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Water, Electricity, and the Poor : Who Benefits from Utility Subsidies?

Author

Listed:
  • Kristin Komives
  • Vivien Foster
  • Jonathan Halpern
  • Quentin Wodon

Abstract

While consumer utility subsidies are widespread in both the water and electricity sectors, their effectiveness in reaching and distributing resources to the poor is the subject of much debate. This publication brings together empirical evidence on subsidy performance across a wide range of countries. It documents the prevalence of consumer subsidies, provides a typology of the many variants found in the developing world, and presents a number of indicators useful in assessing the degree to which such subsidies benefit the poor, focusing on three key concepts: beneficiary incidence, benefit incidence, and materiality. The findings on subsidy performance will be useful to policy makers, utility regulators, and sector practitioners who are contemplating introducing, eliminating, or modifying utility subsidies, and to those who view consumer utility subsidies as a social protection instrument.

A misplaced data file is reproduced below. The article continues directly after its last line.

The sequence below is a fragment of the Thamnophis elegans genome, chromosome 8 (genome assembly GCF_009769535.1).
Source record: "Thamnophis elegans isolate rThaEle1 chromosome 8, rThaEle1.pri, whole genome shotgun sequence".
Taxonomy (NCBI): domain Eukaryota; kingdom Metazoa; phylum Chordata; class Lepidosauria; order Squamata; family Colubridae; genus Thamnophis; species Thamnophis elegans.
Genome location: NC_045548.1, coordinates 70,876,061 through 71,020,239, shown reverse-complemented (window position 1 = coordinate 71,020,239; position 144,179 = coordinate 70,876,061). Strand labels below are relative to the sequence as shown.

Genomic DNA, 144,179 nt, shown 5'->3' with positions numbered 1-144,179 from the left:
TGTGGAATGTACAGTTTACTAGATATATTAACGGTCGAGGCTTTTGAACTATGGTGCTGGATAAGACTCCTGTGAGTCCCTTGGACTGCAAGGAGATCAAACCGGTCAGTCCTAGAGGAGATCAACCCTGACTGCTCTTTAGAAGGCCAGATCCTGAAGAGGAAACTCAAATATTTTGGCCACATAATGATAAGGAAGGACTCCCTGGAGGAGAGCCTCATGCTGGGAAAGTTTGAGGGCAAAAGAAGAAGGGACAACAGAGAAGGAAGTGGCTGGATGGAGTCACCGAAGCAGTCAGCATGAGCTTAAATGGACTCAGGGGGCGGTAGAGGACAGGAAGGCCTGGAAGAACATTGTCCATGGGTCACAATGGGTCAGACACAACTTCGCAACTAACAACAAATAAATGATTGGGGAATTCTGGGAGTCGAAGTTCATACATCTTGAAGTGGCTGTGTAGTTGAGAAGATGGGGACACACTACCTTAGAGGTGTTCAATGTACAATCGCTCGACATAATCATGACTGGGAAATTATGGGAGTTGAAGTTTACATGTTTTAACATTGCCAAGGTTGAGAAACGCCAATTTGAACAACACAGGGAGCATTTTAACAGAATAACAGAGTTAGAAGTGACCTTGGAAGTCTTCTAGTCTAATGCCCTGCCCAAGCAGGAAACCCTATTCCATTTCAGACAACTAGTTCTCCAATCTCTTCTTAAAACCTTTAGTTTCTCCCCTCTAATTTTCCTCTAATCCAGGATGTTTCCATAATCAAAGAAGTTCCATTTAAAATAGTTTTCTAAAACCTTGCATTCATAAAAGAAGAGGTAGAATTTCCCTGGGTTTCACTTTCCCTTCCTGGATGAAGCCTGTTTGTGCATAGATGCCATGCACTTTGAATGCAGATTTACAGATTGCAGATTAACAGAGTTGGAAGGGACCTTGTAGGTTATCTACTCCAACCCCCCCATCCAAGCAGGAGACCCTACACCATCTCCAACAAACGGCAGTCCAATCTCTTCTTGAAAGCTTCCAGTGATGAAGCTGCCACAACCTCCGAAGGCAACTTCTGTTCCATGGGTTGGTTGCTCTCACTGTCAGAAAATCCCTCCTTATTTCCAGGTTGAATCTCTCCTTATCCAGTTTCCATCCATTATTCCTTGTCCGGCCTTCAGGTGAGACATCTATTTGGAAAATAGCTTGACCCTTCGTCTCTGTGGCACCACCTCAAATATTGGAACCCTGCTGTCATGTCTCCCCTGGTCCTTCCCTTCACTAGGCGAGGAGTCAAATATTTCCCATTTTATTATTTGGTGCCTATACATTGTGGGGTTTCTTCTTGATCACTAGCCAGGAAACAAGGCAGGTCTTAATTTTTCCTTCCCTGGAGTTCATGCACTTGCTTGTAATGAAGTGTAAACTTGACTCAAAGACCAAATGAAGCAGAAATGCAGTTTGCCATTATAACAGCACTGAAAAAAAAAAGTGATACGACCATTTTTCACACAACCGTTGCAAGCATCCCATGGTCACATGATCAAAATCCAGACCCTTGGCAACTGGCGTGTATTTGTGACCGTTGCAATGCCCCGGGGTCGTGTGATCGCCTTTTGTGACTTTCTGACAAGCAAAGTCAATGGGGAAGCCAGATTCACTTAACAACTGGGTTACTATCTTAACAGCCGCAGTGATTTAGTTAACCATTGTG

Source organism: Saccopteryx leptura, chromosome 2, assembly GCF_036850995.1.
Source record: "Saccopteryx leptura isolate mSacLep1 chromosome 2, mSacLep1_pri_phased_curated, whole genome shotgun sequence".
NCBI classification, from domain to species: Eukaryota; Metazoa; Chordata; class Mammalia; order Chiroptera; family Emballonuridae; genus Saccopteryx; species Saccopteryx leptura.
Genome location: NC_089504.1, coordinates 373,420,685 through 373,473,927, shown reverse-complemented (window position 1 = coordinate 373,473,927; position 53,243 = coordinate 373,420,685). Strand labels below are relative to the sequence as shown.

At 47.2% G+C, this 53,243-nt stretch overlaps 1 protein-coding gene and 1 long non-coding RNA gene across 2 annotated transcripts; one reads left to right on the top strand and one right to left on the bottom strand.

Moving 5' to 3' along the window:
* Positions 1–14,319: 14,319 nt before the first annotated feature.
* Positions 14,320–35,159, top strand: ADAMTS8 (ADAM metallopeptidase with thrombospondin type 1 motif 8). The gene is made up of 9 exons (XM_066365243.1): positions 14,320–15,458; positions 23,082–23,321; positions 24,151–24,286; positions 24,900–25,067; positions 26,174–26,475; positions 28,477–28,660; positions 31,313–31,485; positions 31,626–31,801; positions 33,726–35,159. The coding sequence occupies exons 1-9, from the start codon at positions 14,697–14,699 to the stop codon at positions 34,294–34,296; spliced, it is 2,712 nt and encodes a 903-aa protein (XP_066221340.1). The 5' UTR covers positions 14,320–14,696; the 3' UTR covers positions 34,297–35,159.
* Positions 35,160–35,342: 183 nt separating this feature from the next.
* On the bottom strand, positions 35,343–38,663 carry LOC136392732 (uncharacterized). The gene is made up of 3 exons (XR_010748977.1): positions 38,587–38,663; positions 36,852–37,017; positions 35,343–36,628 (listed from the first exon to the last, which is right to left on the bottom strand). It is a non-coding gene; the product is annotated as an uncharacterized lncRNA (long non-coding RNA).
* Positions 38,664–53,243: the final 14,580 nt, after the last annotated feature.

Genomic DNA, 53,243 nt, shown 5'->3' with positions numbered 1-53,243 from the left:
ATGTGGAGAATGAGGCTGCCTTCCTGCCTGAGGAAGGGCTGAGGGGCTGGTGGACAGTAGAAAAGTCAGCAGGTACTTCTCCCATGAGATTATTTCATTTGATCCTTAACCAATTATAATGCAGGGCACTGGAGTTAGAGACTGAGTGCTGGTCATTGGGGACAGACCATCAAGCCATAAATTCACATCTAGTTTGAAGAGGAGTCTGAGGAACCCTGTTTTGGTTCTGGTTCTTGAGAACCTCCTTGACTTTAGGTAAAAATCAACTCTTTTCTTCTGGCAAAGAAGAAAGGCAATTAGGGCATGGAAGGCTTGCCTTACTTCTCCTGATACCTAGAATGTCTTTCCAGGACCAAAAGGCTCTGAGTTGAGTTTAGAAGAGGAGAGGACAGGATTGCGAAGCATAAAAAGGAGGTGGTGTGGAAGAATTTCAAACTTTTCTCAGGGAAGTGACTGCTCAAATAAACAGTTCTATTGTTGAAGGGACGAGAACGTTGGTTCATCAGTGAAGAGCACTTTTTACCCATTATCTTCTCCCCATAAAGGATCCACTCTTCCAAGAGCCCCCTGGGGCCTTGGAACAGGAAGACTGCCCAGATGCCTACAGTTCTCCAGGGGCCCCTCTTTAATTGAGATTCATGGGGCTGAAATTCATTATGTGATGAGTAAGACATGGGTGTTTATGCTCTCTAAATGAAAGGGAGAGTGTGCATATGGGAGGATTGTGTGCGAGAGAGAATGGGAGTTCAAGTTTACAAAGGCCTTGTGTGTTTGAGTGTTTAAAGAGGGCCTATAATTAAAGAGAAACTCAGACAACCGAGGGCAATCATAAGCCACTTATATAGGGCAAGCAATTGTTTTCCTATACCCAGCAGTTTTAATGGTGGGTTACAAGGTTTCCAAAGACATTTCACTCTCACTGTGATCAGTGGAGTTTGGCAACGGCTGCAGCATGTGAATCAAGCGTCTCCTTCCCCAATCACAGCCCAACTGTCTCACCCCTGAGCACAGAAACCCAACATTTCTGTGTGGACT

Suggested Citation

  • Kristin Komives & Vivien Foster & Jonathan Halpern & Quentin Wodon, 2005. "Water, Electricity, and the Poor : Who Benefits from Utility Subsidies?," World Bank Publications, The World Bank, number 6361, September.
  • Handle: RePEc:wbk:wbpubs:6361
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